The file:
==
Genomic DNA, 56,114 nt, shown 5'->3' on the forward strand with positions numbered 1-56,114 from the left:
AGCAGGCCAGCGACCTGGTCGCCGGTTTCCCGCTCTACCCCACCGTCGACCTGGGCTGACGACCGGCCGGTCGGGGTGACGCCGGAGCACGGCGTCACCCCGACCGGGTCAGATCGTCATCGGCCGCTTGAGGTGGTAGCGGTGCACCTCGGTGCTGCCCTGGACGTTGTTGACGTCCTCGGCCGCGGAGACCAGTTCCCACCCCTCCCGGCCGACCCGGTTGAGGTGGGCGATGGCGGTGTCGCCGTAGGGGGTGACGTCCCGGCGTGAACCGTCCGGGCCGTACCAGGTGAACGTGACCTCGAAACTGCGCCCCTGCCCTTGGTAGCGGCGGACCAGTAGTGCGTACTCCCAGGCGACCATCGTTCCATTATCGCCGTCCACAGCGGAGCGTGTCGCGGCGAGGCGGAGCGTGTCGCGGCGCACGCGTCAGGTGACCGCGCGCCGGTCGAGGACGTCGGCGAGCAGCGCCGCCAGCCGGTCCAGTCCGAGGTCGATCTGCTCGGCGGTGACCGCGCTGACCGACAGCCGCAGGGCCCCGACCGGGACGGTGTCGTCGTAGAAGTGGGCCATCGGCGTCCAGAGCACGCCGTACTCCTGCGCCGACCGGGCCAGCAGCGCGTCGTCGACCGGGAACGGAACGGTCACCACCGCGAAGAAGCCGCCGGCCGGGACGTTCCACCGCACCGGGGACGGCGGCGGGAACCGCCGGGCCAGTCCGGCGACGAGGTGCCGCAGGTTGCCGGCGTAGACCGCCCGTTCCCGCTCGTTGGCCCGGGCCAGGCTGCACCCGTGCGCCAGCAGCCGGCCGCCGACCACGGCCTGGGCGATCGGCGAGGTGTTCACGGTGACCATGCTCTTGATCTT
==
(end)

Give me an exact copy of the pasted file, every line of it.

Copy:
Genomic DNA, 56,114 nt, shown 5'->3' on the forward strand with positions numbered 1-56,114 from the left:
AGCAGGCCAGCGACCTGGTCGCCGGTTTCCCGCTCTACCCCACCGTCGACCTGGGCTGACGACCGGCCGGTCGGGGTGACGCCGGAGCACGGCGTCACCCCGACCGGGTCAGATCGTCATCGGCCGCTTGAGGTGGTAGCGGTGCACCTCGGTGCTGCCCTGGACGTTGTTGACGTCCTCGGCCGCGGAGACCAGTTCCCACCCCTCCCGGCCGACCCGGTTGAGGTGGGCGATGGCGGTGTCGCCGTAGGGGGTGACGTCCCGGCGTGAACCGTCCGGGCCGTACCAGGTGAACGTGACCTCGAAACTGCGCCCCTGCCCTTGGTAGCGGCGGACCAGTAGTGCGTACTCCCAGGCGACCATCGTTCCATTATCGCCGTCCACAGCGGAGCGTGTCGCGGCGAGGCGGAGCGTGTCGCGGCGCACGCGTCAGGTGACCGCGCGCCGGTCGAGGACGTCGGCGAGCAGCGCCGCCAGCCGGTCCAGTCCGAGGTCGATCTGCTCGGCGGTGACCGCGCTGACCGACAGCCGCAGGGCCCCGACCGGGACGGTGTCGTCGTAGAAGTGGGCCATCGGCGTCCAGAGCACGCCGTACTCCTGCGCCGACCGGGCCAGCAGCGCGTCGTCGACCGGGAACGGAACGGTCACCACCGCGAAGAAGCCGCCGGCCGGGACGTTCCACCGCACCGGGGACGGCGGCGGGAACCGCCGGGCCAGTCCGGCGACGAGGTGCCGCAGGTTGCCGGCGTAGACCGCCCGTTCCCGCTCGTTGGCCCGGGCCAGGCTGCACCCGTGCGCCAGCAGCCGGCCGCCGACCACGGCCTGGGCGATCGGCGAGGTGTTCACGGTGACCATGCTCTTGATCTT